The Shakespeare Conference: SHK 10.1881  Wednesday, 3 November 1999.

From:           Hilary Thimmesh <This email address is being protected from spambots. You need JavaScript enabled to view it.>
Date:           Tuesday, 2 Nov 1999 13:12:18 -0600
Subject:        W.H. and Hoghton Tower

I've just re-read Honigmann's Shakespeare: The "Lost Years" in its
second edition (1998).  William Hoghton, brother of Richard, is
mentioned without comment.  In Berryman's Shakespeare (1999) I discover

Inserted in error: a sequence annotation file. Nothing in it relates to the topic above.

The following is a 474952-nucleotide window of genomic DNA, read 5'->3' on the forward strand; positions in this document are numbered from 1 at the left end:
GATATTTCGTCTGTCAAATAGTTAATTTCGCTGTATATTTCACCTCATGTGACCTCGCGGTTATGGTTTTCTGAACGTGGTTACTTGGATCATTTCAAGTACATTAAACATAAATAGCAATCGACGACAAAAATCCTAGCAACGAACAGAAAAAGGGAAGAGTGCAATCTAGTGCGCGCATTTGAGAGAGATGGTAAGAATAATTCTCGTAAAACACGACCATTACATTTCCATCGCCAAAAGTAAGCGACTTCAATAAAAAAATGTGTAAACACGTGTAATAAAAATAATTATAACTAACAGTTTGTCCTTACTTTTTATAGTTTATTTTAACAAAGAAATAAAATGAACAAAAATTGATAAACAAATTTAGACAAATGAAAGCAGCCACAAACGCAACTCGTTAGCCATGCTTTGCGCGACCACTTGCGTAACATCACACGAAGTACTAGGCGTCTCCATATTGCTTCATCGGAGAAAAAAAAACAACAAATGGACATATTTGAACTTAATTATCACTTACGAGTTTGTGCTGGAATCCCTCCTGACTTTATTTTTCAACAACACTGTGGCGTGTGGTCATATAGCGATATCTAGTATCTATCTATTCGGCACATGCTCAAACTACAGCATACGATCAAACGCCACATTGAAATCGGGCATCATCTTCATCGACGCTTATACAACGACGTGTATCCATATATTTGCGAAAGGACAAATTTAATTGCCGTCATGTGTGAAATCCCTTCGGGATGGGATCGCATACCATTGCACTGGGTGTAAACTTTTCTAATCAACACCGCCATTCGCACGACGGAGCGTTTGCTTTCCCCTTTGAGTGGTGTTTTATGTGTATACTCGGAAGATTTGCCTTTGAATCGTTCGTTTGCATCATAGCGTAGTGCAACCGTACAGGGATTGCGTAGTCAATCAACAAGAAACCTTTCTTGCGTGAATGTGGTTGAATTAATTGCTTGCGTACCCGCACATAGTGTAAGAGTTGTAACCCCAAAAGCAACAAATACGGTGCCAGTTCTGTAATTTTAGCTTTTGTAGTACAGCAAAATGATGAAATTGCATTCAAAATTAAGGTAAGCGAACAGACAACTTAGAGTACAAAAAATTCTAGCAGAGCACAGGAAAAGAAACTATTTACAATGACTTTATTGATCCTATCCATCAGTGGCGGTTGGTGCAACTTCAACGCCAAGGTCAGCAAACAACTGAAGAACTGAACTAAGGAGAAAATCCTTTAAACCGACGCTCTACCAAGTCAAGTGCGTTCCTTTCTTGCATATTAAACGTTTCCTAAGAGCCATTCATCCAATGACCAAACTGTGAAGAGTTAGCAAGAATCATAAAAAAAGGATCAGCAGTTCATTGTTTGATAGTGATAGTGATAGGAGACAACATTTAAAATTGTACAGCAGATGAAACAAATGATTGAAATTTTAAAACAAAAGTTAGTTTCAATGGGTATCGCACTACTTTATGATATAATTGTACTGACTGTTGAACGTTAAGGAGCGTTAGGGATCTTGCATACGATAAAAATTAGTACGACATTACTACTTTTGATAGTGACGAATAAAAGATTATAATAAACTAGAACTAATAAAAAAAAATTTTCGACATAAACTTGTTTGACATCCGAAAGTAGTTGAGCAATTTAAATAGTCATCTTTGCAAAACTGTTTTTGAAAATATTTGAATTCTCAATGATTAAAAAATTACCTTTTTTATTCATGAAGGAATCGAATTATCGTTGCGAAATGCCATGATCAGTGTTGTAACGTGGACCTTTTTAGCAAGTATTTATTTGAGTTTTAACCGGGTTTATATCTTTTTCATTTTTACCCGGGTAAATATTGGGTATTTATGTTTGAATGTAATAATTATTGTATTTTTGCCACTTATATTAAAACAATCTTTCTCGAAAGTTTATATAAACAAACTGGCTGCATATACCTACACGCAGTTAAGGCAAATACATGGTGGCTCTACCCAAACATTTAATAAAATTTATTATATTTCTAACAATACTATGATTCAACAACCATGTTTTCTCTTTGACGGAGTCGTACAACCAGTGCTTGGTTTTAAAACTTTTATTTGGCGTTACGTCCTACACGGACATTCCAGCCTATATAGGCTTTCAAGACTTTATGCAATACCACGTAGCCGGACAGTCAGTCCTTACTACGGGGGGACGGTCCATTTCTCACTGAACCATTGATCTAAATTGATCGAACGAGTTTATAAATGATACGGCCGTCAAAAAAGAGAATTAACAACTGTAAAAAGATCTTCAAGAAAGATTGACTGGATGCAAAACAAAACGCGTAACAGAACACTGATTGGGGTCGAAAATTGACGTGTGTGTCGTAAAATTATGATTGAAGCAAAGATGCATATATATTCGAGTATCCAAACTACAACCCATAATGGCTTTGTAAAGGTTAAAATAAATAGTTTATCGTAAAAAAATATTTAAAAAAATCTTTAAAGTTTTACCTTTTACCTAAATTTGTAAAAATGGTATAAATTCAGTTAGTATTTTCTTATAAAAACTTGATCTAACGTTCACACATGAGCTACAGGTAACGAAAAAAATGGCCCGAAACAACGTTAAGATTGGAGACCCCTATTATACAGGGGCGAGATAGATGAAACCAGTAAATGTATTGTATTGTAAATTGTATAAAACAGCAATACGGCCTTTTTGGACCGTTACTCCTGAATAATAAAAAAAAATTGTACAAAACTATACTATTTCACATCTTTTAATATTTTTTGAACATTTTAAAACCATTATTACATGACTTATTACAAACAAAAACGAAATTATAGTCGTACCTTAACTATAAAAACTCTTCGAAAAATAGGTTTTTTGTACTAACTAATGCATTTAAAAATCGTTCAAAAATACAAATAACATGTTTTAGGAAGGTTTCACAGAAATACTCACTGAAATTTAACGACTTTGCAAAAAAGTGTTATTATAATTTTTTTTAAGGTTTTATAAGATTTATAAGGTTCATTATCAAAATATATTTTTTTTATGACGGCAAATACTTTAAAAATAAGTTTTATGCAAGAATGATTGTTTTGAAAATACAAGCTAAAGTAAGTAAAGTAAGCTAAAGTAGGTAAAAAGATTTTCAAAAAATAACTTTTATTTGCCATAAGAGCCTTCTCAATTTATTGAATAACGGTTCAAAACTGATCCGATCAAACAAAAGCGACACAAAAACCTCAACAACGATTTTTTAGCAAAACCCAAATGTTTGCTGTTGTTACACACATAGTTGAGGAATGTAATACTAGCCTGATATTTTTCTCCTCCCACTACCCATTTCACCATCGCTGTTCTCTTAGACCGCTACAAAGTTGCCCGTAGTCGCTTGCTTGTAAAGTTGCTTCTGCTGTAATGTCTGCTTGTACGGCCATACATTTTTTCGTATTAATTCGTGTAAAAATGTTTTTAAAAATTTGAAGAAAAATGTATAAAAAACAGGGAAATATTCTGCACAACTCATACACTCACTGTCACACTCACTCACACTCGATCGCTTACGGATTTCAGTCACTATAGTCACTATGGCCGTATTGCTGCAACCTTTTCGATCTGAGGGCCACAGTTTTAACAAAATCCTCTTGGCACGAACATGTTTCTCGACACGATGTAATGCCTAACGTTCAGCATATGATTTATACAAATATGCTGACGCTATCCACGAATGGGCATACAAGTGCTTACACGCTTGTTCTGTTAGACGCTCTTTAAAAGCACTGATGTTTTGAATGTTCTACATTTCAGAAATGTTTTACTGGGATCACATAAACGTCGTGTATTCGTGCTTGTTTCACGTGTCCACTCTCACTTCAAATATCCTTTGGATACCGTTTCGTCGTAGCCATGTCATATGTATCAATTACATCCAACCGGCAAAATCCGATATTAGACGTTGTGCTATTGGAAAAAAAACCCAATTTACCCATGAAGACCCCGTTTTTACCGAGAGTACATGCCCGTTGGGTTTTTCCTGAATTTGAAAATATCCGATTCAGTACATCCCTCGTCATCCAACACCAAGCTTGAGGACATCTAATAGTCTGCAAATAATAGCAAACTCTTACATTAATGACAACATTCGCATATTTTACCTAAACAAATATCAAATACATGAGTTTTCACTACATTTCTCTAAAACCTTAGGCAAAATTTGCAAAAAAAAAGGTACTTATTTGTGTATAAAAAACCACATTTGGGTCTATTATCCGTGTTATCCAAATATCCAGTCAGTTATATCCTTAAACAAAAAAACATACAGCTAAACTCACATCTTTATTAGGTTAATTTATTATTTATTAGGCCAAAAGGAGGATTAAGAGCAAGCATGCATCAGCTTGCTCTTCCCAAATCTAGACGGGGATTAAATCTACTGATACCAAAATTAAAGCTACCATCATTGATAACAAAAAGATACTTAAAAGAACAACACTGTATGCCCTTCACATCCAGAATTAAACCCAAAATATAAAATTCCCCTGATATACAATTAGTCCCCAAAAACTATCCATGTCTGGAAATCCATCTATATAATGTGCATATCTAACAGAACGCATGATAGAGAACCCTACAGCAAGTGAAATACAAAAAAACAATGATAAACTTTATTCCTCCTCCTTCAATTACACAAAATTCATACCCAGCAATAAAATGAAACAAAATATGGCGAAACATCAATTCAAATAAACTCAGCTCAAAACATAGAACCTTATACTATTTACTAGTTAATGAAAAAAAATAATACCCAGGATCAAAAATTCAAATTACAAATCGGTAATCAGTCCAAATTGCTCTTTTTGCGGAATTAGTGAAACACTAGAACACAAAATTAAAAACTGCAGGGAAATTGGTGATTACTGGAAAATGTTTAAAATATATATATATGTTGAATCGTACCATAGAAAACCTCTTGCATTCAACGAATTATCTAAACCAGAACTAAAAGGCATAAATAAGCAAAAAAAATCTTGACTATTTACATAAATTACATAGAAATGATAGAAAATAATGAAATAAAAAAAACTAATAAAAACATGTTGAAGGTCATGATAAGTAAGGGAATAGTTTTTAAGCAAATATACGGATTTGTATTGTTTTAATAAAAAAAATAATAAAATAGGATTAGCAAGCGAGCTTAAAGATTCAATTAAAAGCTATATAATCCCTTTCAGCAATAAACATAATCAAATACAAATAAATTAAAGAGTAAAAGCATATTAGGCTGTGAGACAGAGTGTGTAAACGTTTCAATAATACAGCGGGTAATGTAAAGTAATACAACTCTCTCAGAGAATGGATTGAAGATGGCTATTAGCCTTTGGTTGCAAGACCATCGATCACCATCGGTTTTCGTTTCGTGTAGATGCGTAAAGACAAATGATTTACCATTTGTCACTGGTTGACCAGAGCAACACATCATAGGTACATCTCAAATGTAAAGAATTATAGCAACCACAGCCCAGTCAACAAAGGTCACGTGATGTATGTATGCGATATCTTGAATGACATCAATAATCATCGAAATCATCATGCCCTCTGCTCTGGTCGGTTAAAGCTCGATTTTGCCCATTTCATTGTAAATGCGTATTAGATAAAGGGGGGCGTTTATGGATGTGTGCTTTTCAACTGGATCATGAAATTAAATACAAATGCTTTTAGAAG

that John Berryman suggested forty years ago that William
Hoghton-strikingly handsome, younger than Shakespeare, probably a
playwright with the Lord Admiral's Men-was the most plausible candidate
for "Mr. W.H."  A note by the editor, John Haffenden, calls attention to
the same identification suggested by Alan Keen in 1950.   Has someone
since Keen and Berryman authoritatively discounted William Hoghton as
Mr. W.H., an identification that otherwise would seem to be grist for
Honigmann's mill?

Hilary Thimmesh
St. John's (MN)

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